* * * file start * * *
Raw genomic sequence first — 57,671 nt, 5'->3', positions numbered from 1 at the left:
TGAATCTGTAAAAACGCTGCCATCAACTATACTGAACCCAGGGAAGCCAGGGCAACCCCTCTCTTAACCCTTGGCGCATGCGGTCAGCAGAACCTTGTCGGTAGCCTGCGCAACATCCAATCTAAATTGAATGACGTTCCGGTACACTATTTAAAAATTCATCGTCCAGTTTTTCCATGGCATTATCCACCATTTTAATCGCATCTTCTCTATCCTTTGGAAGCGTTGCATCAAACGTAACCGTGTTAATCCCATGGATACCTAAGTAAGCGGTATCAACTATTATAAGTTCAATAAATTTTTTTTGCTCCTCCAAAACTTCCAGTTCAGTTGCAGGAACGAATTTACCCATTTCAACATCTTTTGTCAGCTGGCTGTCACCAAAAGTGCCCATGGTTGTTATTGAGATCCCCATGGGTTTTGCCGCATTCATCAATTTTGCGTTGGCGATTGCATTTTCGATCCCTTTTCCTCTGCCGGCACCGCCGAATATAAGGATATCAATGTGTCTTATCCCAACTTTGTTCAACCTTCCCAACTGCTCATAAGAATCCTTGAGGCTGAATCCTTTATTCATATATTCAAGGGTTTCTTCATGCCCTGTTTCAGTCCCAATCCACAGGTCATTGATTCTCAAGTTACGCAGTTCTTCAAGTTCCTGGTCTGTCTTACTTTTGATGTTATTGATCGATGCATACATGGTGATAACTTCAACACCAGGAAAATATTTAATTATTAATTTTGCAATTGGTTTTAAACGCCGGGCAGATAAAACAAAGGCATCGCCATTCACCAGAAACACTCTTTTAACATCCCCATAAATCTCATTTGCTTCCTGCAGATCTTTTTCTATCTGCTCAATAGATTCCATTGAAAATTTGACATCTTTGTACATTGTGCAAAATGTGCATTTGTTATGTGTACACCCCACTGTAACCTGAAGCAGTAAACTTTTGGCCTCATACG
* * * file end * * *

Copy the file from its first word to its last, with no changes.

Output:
Raw genomic sequence first — 57,671 nt, 5'->3', positions numbered from 1 at the left:
TGAATCTGTAAAAACGCTGCCATCAACTATACTGAACCCAGGGAAGCCAGGGCAACCCCTCTCTTAACCCTTGGCGCATGCGGTCAGCAGAACCTTGTCGGTAGCCTGCGCAACATCCAATCTAAATTGAATGACGTTCCGGTACACTATTTAAAAATTCATCGTCCAGTTTTTCCATGGCATTATCCACCATTTTAATCGCATCTTCTCTATCCTTTGGAAGCGTTGCATCAAACGTAACCGTGTTAATCCCATGGATACCTAAGTAAGCGGTATCAACTATTATAAGTTCAATAAATTTTTTTTGCTCCTCCAAAACTTCCAGTTCAGTTGCAGGAACGAATTTACCCATTTCAACATCTTTTGTCAGCTGGCTGTCACCAAAAGTGCCCATGGTTGTTATTGAGATCCCCATGGGTTTTGCCGCATTCATCAATTTTGCGTTGGCGATTGCATTTTCGATCCCTTTTCCTCTGCCGGCACCGCCGAATATAAGGATATCAATGTGTCTTATCCCAACTTTGTTCAACCTTCCCAACTGCTCATAAGAATCCTTGAGGCTGAATCCTTTATTCATATATTCAAGGGTTTCTTCATGCCCTGTTTCAGTCCCAATCCACAGGTCATTGATTCTCAAGTTACGCAGTTCTTCAAGTTCCTGGTCTGTCTTACTTTTGATGTTATTGATCGATGCATACATGGTGATAACTTCAACACCAGGAAAATATTTAATTATTAATTTTGCAATTGGTTTTAAACGCCGGGCAGATAAAACAAAGGCATCGCCATTCACCAGAAACACTCTTTTAACATCCCCATAAATCTCATTTGCTTCCTGCAGATCTTTTTCTATCTGCTCAATAGATTCCATTGAAAATTTGACATCTTTGTACATTGTGCAAAATGTGCATTTGTTATGTGTACACCCCACTGTAACCTGAAGCAGTAAACTTTTGGCCTCATACG